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when individuals try to cross the matrix (Fahrig 2001), altering colonization-extinction dynamics. In addition to area and isolation, variations in vegetation structure may also inuence habitat availability for the species (Aleixo 1999; Marsden et al. 2001; Pardini et al. 2005; Shanahan and Possingham 2009). These variations may be natural, but can also be caused by human activities, particularly timber extraction, livestock grazing, and res. The altered areas may be avoided by some species, decreasing the effective size of forest remnants for these taxa (Moilanen and Hanski 1998). These structural factors inuence the community richness and diversity; however, to understand the mechanisms that cause the vanishing of some species and benet others, it is also necessary to consider species characteristics. Several studies have found that species extinction that follows habitat modication does not occur in a random trend, but depends on particular ecological traits (Newmark 1991; Castelletta et al. 2000; Ribon et al. 2003; Henle et al. 2004; Shanahan and Possingham 2009). A higher susceptibility may be modulated by intrinsic species features, and/or by particular regional context of environmental conditions. Species characteristics such as large body size, low exibility to use different types of forest, low relative abundance and type of resource exploitation (e.g., understory insectivores and large terrestrial birds), are usually associated with a higher vulnerability to human modication of natural habitats (Willis 1979; Goerck 1997; Renjifo 1999; Ribon et al. 2003; Henle et al. 2004). Additionally, variation in geographical location may also inuence how species respond to such changes. Particularly, species that are near the limits of their geographical distribution (Christiansen and Pitter 1997), and those that are outside their optimal altitudinal range (Kattan et al. 1994) and have a restricted geographical distribution, as the endemic species (Ribon et al. 2003), should be more sensitive. Therefore, the classication of species in functional groups can help to associate species features with their sensitivity to habitat fragmentation and thus can be useful to dene landscape management that benets the most vulnerable groups. Aiming to understand the processes that provoke species decline in the Atlantic Forest, we tested: 1. which bird traits (based on functional groups criteria) are more related to higher sensitivity; 2. how bird community, functional groups and species are affected by forest loss and fragmentation; and, 3. which structural factors (patch size, isolation or vegetation structure) are the most important explanatory variables, and for which bird groups.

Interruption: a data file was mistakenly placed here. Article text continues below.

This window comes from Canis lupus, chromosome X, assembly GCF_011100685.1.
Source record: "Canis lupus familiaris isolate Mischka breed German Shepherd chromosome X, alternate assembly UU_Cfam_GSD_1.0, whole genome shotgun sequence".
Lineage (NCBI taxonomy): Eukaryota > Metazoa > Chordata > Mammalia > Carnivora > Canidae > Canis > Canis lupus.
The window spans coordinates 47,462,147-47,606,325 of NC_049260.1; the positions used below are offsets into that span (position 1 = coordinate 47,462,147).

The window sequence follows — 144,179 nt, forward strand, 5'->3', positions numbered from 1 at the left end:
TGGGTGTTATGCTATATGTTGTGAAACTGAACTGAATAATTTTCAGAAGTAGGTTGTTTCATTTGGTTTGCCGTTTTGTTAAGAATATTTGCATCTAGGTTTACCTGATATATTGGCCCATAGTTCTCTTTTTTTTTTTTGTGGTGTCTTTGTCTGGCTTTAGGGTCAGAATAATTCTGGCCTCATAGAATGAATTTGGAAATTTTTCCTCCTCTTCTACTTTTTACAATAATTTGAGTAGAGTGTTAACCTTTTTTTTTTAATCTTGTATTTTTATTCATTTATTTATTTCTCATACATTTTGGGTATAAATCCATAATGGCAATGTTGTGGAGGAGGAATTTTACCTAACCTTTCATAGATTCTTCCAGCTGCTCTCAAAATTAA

Methods Study region The studied sites are in a region known as Pontal do Paranapanema (522929W and 22249S; Fig. 1). It is characterized by open hills, with gentle slopes (less than 15%; Ross and Moroz 1997). Oxisols are the predominant soil type (Oliveira et al. 1999). The vegetation is Tropical Semi-Deciduous Forest (Oliveira-Filho and Fontes 2000), one of the most threatened types inside the Atlantic Forest domain (Ribeiro et al. 2009). This forest is characterized by two distinct seasons: tropical, with rainy summers and high temperatures (reaching 40 C), followed by dry weather; and subtropical, without a dry season, but with physiological drought caused by the cold winters. The mean annual precipitation is about 1,500 mm.

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o Paulo. The large-scale map Fig. 1 The study region location in southeastern Brazil in the State of Sa illustrates in detail the Pontal do Paranapanema landscape and the locations of the sample units: control areas (C), large patches (L), medium patches (M) and small patches (S)

Deforestation in the Pontal do Paranapanema region began in the 1950s, mainly for forestry and pasture creation (Ferrari-Leite 1998). An important feature of the region is the presence of a continuous forest, the Morro do Diabo State Park, which is the largest remnant of Tropical Semi-Deciduous Forest in the state (*36,000 ha), being the best representation of the original form of this physiognomy. Adjacent to the park are forest patches ranging from 2 to 2,000 ha, mostly lying within private properties. The remaining forest now occupies about 13.1% of the region, including the state park, and only 4.4%